After the user has placed the first portion 21 around the arm on the side of the chest as described before, he/she pulls the second portion 22 toward the rear direction and then sticks the second portion 22 onto the first portion 21 by securing the loop pad 28 on the hook pad 29. The remaining unused end 22e of the second portion is left free (FIG. 4).

Alternatively, according to a variant illustrated at FIG. 11, where a special cutout 24 is provided, the remaining unused end 22e of the second portion can be folded around back into the front direction.

FIG. 4 shows the device ready for inflation, the user presses the device onto his/her chest to guarantee acoustic adaptation.

In use configuration, the angle α is comprised between 90° and 140°, for example between 110° and 130°, which provides a very natural installation of the device with the acoustic sensor placed in the ideally against the left side of the user's chest.

It should be noted that the length of the second portion together with the length of the hook pad and the length of the loop pad allows the device to be adjusted to a large variety of arm circumference and diameter D2.

At FIGS. 5 and 6, a second embodiment of the armband is represented, which also allows to install the band/cuff without inserting it from the hand. Again, the band 2 comprises a first portion 21 and a second portion 22.

In this embodiment, the device also comprises a buckle 9, also named ‘return buckle’ as seen on FIG. 6. The buckle can be manufactured as a bent metallic wire, shaped as a rectangular loop. The buckle can also be made from plastic material with good or high mechanical properties. Two long sides 9a, 9b are connected at their respective ends by two small sides, thereby forming a rectangle with a length/height H and a width denoted L9.

The buckle is fastened to one circumferential end 21a of the first portion 21, at complete opposite from the other end 22e of the band 2.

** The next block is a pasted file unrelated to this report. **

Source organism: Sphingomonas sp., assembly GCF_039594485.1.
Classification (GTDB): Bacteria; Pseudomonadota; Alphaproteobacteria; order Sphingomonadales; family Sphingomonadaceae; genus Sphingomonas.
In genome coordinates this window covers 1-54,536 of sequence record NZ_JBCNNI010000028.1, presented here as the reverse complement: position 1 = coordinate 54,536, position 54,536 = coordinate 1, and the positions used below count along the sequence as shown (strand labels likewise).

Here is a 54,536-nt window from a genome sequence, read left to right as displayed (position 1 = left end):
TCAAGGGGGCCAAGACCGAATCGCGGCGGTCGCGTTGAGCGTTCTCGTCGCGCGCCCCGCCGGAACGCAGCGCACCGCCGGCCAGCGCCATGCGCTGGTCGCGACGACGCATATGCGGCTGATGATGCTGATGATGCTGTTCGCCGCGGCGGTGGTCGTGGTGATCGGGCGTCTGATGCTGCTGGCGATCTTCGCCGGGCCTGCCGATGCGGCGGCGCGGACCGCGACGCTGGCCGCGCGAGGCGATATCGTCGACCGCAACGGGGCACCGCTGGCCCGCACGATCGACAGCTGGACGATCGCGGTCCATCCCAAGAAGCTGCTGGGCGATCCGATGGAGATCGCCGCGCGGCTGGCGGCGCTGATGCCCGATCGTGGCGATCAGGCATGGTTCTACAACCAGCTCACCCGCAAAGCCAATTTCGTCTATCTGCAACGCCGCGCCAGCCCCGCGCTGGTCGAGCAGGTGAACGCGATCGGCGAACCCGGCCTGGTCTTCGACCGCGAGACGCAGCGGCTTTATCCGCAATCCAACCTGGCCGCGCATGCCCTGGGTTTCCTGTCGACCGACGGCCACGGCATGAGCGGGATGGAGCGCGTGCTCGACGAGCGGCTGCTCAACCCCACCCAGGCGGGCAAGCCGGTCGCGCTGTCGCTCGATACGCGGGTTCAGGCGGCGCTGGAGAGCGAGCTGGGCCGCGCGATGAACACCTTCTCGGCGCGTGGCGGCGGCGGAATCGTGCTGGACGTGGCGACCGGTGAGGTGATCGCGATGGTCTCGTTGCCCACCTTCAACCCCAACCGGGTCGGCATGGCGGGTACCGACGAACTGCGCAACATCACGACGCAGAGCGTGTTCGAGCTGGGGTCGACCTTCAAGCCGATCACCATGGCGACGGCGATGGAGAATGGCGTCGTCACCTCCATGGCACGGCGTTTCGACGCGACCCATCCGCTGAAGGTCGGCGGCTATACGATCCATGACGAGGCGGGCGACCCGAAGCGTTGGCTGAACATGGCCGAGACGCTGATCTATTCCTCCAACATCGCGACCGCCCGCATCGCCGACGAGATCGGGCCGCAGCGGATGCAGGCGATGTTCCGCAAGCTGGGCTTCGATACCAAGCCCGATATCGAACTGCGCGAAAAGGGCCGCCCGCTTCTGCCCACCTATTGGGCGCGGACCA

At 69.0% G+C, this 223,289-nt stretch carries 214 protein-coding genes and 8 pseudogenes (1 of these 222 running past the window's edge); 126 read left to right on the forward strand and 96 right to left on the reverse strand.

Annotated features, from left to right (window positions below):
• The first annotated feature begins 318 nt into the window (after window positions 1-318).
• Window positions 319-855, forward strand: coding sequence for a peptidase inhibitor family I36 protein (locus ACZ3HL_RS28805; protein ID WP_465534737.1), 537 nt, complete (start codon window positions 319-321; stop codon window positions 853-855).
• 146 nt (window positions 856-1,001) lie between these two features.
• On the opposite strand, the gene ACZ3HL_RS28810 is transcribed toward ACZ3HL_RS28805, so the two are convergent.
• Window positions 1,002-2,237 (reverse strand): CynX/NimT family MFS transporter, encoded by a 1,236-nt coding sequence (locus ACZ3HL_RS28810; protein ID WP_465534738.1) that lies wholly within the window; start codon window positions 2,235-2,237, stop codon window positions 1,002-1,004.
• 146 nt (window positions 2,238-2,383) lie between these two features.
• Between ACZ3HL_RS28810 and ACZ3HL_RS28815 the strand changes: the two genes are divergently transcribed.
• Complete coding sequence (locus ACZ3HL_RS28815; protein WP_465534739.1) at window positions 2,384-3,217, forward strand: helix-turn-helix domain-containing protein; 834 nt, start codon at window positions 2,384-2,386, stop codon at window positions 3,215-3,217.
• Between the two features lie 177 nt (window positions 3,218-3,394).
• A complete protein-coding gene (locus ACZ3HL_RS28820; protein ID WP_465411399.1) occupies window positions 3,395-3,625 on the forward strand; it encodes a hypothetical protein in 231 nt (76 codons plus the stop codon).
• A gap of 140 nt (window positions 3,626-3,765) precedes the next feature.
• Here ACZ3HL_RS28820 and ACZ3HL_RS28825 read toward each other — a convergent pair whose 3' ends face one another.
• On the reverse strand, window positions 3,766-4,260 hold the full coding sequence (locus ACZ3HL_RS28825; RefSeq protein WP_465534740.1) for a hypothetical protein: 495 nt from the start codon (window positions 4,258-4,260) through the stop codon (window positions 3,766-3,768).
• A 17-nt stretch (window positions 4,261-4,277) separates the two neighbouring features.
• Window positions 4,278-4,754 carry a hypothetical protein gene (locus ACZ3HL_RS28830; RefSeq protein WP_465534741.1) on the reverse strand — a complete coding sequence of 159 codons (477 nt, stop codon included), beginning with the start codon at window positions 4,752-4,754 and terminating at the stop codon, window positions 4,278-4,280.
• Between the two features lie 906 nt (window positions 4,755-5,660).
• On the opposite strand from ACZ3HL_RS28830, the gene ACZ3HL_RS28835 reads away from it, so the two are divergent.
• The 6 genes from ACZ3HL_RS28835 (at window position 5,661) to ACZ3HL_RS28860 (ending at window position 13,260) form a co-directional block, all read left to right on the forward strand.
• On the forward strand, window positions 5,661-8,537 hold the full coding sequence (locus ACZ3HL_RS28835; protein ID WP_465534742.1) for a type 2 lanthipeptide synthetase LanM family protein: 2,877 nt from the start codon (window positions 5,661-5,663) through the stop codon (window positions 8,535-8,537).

For the assembly of the buckle on to the end 21a, it can be provide a seam in the band end, done after insertion of the loop buckle. Alternatively, the loop formed by the buckle may have an openable slit 9s, with self locking retaining means (hook and/or the like).

For installing the arm band 2 around the arm prior to inflating, the user places the first portion 21 around the arm on the side of the chest and passes the second portion 22 into the buckle 9 toward the rear and then pulls the end of the second portion 22 toward the front direction, until the arm wraps the arm without substantial play. Then the user sticks the returning portion 22c against the base 22b of the second portion to attach the attachment means, which results in the configuration shown at FIG. 5.

According to an aspect which is common to all embodiments, at least in part of the band, as shown at FIG. 15, the band 2 comprises an internal layer 36 and an external layer 37 with an interval 2G available between the two layers. In the gap 2G, there may be provided the bladder 53, the armature 25, rivets 30 for fastening the contact electrode 31 and a connection wire 39. Other wires may be present, for connecting the acoustic sensor to the electronic controller 6, and the third electrode.